How Coca-Cola Is Helping Deliver Medicines
Coca-Cola products reach every corner of the world while essential medicines do not. ColaLife, a UK charity, noticed this and decided to make a change. ColaLife uses Coca-Cola to open up the private sector supply chain to deliver affordable and effective medicines.
ColaLife produced the Kit Yamoyo, an anti-diarrhea kit. Diarrheal diseases cause life-threatening dehydration, which is the second leading cause of death in children under the age of 5 in developing nations. Each year, it takes the lives of 760,000 children, even though it’s curable.
The problem is that these children do not have access to the cure, which is what ColaLife sought to solve. The Kit Yamoyo contains Oral Rehydration Salts (ORS), soap, and zinc, which act as a cure. The package itself acts as a measuring device for water needed to mix up the ORS and zinc, and can also be used as a storage device as well as a cup.
The Kit Yamoyo has a v-shaped cup to easily fit into the Coca-Cola delivery crates. As a compact, low-cost product, the Kit Yamoyo piggybacks Coca-Cola’s supply chain to reach remote areas. It is a symbiotic relationship: Coca-Cola products continue to reach and get sold in remote areas, while the consumers gain access to more medicines than ever before.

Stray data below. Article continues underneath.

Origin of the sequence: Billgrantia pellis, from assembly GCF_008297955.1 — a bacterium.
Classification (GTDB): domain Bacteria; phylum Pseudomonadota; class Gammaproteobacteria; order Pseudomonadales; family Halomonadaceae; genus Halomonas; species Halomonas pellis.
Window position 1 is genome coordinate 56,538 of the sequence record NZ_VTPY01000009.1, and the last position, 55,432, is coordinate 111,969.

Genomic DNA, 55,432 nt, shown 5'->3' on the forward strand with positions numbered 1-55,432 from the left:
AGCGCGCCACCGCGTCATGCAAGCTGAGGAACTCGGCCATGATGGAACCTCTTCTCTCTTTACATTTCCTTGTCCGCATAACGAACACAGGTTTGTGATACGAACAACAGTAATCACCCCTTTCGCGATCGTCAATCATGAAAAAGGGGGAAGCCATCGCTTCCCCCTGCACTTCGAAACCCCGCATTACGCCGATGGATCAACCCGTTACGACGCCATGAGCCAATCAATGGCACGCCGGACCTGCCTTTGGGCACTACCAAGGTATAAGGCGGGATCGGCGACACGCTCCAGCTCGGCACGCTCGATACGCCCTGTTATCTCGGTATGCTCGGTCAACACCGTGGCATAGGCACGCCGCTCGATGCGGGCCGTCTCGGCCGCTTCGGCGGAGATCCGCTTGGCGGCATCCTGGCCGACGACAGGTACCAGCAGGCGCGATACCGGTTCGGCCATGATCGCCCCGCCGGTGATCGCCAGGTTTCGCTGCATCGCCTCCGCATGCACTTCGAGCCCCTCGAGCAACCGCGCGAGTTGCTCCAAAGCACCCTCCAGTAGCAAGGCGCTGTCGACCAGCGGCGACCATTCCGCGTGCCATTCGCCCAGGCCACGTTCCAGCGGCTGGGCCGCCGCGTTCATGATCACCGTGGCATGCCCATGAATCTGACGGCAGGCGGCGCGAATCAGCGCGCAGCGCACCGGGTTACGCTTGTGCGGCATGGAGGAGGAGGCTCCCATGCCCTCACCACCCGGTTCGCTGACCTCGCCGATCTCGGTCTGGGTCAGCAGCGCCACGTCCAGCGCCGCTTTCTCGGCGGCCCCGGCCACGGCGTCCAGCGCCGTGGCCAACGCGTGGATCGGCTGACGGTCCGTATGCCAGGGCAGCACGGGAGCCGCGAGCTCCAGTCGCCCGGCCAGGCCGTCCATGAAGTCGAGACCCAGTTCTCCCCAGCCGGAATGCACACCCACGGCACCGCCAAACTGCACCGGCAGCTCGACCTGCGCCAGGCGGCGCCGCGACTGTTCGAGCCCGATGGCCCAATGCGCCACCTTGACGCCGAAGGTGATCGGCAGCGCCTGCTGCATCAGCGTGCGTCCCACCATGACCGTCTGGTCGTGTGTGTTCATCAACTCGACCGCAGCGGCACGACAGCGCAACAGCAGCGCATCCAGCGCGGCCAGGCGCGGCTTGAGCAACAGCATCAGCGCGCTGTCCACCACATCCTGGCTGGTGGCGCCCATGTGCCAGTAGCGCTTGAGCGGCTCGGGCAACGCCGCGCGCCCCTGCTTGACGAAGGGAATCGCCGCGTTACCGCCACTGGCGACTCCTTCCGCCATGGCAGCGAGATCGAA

The kits themselves are sold with Coca-Cola products. As the kits make their way out to the remote areas, the demand for them becomes greater. It’s a positive situation for everyone involved: Coca-Cola products are sold, the retailer makes a profit, and the consumer gets the medicine they need to help their children.
With enough funding, the Kit Yamoyo will have a big impact. It will widen vaccine coverage in remote areas and reduce death rates caused by dehydration and malnutrition. It will also encourage an increased investment in training and help health workers reduce child mortality rates. ColaLife has proven that the supply chain is just as important as the medicine itself.
– Hannah Resnick
Sources: ColaLife, University of Delaware, WHO, Zambia Daily Mail
Photo: Just Giving